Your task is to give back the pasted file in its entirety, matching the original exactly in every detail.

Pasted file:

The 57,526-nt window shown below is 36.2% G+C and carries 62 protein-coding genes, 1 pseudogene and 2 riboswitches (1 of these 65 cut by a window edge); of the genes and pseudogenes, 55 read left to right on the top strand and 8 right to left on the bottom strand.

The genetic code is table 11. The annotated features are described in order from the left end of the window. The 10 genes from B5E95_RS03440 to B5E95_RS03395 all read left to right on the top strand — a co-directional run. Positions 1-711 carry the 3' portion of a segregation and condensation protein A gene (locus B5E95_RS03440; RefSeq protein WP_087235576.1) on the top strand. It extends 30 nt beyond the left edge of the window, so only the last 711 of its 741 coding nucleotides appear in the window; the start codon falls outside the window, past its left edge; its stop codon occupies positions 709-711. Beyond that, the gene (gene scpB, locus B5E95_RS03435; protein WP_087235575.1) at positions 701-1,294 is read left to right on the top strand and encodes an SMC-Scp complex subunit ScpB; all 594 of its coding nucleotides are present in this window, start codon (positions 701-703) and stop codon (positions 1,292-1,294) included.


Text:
The 57,526-nt window shown below is 36.2% G+C and carries 62 protein-coding genes, 1 pseudogene and 2 riboswitches (1 of these 65 cut by a window edge); of the genes and pseudogenes, 55 read left to right on the top strand and 8 right to left on the bottom strand.

The genetic code is table 11. The annotated features are described in order from the left end of the window. The 10 genes from B5E95_RS03440 to B5E95_RS03395 all read left to right on the top strand — a co-directional run. Positions 1-711 carry the 3' portion of a segregation and condensation protein A gene (locus B5E95_RS03440; RefSeq protein WP_087235576.1) on the top strand. It extends 30 nt beyond the left edge of the window, so only the last 711 of its 741 coding nucleotides appear in the window; the start codon falls outside the window, past its left edge; its stop codon occupies positions 709-711. Beyond that, the gene (gene scpB, locus B5E95_RS03435; protein WP_087235575.1) at positions 701-1,294 is read left to right on the top strand and encodes an SMC-Scp complex subunit ScpB; all 594 of its coding nucleotides are present in this window, start codon (positions 701-703) and stop codon (positions 1,292-1,294) included.